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THE  PHOTOGRAPHER’S EYE

by René de Carufel


INTRODUCTION

I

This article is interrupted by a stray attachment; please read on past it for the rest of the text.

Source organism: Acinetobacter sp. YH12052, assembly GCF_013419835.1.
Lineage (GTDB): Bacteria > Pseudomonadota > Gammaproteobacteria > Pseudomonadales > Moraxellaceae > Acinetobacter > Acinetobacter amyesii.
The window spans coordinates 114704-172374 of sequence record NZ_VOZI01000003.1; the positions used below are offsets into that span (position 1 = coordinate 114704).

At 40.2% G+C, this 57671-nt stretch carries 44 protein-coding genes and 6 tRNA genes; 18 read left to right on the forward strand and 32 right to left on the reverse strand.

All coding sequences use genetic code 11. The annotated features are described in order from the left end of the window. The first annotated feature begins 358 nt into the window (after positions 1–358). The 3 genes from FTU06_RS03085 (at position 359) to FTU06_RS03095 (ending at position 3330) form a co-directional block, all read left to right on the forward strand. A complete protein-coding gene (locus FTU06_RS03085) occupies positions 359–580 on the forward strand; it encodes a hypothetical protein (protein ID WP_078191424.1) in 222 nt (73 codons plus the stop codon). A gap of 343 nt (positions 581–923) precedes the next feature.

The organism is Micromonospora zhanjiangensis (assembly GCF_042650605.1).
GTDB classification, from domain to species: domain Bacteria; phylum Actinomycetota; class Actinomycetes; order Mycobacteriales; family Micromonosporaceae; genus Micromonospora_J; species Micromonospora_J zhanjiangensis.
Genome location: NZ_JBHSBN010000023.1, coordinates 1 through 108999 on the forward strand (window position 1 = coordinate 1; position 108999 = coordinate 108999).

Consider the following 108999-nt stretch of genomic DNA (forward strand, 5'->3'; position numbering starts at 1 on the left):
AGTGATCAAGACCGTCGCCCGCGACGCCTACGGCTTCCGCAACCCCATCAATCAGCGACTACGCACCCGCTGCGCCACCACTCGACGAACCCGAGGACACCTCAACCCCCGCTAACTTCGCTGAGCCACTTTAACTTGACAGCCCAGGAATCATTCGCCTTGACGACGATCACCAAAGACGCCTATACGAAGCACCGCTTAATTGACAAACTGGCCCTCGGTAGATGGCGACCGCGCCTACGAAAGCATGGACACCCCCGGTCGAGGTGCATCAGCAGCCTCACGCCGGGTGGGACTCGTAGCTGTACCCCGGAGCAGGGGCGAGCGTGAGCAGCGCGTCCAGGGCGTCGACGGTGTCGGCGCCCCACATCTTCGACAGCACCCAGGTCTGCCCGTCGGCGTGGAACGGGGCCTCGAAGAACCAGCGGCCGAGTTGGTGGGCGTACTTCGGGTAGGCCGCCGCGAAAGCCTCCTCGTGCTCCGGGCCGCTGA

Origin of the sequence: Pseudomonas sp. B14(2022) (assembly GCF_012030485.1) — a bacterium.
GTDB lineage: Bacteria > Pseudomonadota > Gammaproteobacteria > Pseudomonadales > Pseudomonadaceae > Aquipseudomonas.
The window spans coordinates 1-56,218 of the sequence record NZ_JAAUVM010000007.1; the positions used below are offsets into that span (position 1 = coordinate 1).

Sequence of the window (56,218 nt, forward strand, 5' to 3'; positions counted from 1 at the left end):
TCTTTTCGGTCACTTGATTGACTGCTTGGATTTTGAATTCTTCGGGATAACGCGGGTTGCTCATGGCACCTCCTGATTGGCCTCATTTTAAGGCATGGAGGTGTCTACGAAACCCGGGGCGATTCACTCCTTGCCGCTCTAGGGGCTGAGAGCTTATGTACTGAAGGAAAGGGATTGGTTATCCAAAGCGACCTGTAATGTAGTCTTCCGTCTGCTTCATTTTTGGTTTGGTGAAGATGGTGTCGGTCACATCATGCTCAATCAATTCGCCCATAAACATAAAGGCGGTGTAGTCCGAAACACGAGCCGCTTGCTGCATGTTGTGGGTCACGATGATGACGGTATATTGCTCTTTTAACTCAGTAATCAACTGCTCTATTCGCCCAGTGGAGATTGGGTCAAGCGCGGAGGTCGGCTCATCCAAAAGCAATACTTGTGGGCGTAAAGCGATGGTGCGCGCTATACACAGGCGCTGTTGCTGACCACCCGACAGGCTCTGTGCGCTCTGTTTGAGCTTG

t is fall of the year 2003. I had been taking photographs for 30 years and there I was sitting in my studio wondering what the hell is photography all about anyway? I look around and see my library, dozens of books from photographers whose work had inspired me since I was first seduced by the camera. There are many names, some very famous names. I suddenly realize that I don’t know any of them. I know some of their images but not who they really are and especially why they made those images. I feel an enormous wave of curiosity rise up in me: I was about to embark on a long journey to meet and photograph these individuals. The project began close to home with the participation of some of my fellow photographers from Montreal. To my surprise they all reacted positively to my invitation to take their portrait. But I was immediately confronted with a fundamental decision: how was I going to go about it? Of course, I wanted my approach to be personal; I somehow knew I didn’t want to do traditional portrayals of the subject in their environment. I asked myself, what is driving me to want to do this? The answer: to know about their personal vision- how they see the world and how they photograph it. I became fascinated with idea of eyes- the photographer’s eye- and knew I would have to be close, very close, to eliminate any decor that could distract from this central element. Soon the first sessions came around and I began experimenting with that idea; a face is a world in itself, totally mysterious yet infinitely expressive with the imprint of a unique life. I decided I would keep things simple: one light source, one reflector and sometimes some ambient light. The idea of black and white imposed itself- this was to be an artistic endeavor and color is too realistic. B&W transcends reality, extracts its meaning from a world in subtle tones of grey. After a few sessions I found my way onto the path, and some tightly cropped square